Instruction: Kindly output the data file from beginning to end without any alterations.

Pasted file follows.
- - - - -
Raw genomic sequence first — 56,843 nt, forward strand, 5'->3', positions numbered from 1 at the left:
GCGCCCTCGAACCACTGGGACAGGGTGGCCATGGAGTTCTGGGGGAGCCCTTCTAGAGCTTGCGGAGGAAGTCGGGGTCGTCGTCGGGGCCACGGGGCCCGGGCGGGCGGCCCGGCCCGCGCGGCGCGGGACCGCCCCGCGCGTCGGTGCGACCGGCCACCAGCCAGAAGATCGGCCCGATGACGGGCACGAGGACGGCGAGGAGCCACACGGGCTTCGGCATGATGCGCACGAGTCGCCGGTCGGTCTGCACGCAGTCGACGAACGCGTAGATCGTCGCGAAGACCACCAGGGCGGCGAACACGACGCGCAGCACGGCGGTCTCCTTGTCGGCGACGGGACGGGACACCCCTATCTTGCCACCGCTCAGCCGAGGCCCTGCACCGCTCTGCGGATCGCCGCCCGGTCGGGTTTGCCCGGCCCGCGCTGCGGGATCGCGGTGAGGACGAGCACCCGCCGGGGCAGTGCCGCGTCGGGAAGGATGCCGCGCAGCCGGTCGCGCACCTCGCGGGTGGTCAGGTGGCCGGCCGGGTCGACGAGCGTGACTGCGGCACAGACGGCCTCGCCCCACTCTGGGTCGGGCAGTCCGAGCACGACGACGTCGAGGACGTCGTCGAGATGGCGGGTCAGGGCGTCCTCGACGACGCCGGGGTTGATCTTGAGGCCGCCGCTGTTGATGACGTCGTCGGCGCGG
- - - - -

Raw genomic sequence first — 56,843 nt, forward strand, 5'->3', positions numbered from 1 at the left:
GCGCCCTCGAACCACTGGGACAGGGTGGCCATGGAGTTCTGGGGGAGCCCTTCTAGAGCTTGCGGAGGAAGTCGGGGTCGTCGTCGGGGCCACGGGGCCCGGGCGGGCGGCCCGGCCCGCGCGGCGCGGGACCGCCCCGCGCGTCGGTGCGACCGGCCACCAGCCAGAAGATCGGCCCGATGACGGGCACGAGGACGGCGAGGAGCCACACGGGCTTCGGCATGATGCGCACGAGTCGCCGGTCGGTCTGCACGCAGTCGACGAACGCGTAGATCGTCGCGAAGACCACCAGGGCGGCGAACACGACGCGCAGCACGGCGGTCTCCTTGTCGGCGACGGGACGGGACACCCCTATCTTGCCACCGCTCAGCCGAGGCCCTGCACCGCTCTGCGGATCGCCGCCCGGTCGGGTTTGCCCGGCCCGCGCTGCGGGATCGCGGTGAGGACGAGCACCCGCCGGGGCAGTGCCGCGTCGGGAAGGATGCCGCGCAGCCGGTCGCGCACCTCGCGGGTGGTCAGGTGGCCGGCCGGGTCGACGAGCGTGACTGCGGCACAGACGGCCTCGCCCCACTCTGGGTCGGGCAGTCCGAGCACGACGACGTCGAGGACGTCGTCGAGATGGCGGGTCAGGGCGTCCTCGACGACGCCGGGGTTGATCTTGAGGCCGCCGCTGTTGATGACGTCGTCGGCGCGG